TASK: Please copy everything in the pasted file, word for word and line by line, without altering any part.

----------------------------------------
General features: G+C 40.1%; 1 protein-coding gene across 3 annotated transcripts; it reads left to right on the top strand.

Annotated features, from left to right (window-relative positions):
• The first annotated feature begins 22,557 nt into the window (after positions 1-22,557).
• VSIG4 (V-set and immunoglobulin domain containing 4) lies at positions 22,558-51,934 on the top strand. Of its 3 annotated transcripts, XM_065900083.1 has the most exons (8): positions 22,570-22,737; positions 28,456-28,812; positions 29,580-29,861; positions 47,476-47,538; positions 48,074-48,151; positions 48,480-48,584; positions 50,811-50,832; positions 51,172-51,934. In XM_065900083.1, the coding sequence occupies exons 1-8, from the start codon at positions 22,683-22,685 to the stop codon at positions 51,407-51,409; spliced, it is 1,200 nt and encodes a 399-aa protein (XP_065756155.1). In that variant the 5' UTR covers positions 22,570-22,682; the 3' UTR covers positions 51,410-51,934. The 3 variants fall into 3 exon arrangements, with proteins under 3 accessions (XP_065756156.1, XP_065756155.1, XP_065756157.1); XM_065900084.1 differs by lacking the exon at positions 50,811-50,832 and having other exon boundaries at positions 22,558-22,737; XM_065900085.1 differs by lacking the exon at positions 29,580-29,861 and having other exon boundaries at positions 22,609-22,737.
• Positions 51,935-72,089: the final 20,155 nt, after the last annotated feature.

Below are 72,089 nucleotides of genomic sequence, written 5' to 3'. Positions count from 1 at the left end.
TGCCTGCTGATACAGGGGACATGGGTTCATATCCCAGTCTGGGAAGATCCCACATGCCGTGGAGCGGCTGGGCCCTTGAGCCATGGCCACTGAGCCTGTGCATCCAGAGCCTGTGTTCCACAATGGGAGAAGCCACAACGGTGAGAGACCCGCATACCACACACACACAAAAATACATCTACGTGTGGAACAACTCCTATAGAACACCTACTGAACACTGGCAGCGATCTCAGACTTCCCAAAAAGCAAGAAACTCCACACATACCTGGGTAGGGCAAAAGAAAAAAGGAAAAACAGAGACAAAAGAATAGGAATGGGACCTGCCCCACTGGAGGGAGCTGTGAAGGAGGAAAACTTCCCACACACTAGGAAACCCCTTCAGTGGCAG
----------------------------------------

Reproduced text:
General features: G+C 40.1%; 1 protein-coding gene across 3 annotated transcripts; it reads left to right on the top strand.

Annotated features, from left to right (window-relative positions):
• The first annotated feature begins 22,557 nt into the window (after positions 1-22,557).
• VSIG4 (V-set and immunoglobulin domain containing 4) lies at positions 22,558-51,934 on the top strand. Of its 3 annotated transcripts, XM_065900083.1 has the most exons (8): positions 22,570-22,737; positions 28,456-28,812; positions 29,580-29,861; positions 47,476-47,538; positions 48,074-48,151; positions 48,480-48,584; positions 50,811-50,832; positions 51,172-51,934. In XM_065900083.1, the coding sequence occupies exons 1-8, from the start codon at positions 22,683-22,685 to the stop codon at positions 51,407-51,409; spliced, it is 1,200 nt and encodes a 399-aa protein (XP_065756155.1). In that variant the 5' UTR covers positions 22,570-22,682; the 3' UTR covers positions 51,410-51,934. The 3 variants fall into 3 exon arrangements, with proteins under 3 accessions (XP_065756156.1, XP_065756155.1, XP_065756157.1); XM_065900084.1 differs by lacking the exon at positions 50,811-50,832 and having other exon boundaries at positions 22,558-22,737; XM_065900085.1 differs by lacking the exon at positions 29,580-29,861 and having other exon boundaries at positions 22,609-22,737.
• Positions 51,935-72,089: the final 20,155 nt, after the last annotated feature.

Below are 72,089 nucleotides of genomic sequence, written 5' to 3'. Positions count from 1 at the left end.
TGCCTGCTGATACAGGGGACATGGGTTCATATCCCAGTCTGGGAAGATCCCACATGCCGTGGAGCGGCTGGGCCCTTGAGCCATGGCCACTGAGCCTGTGCATCCAGAGCCTGTGTTCCACAATGGGAGAAGCCACAACGGTGAGAGACCCGCATACCACACACACACAAAAATACATCTACGTGTGGAACAACTCCTATAGAACACCTACTGAACACTGGCAGCGATCTCAGACTTCCCAAAAAGCAAGAAACTCCACACATACCTGGGTAGGGCAAAAGAAAAAAGGAAAAACAGAGACAAAAGAATAGGAATGGGACCTGCCCCACTGGAGGGAGCTGTGAAGGAGGAAAACTTCCCACACACTAGGAAACCCCTTCAGTGGCAG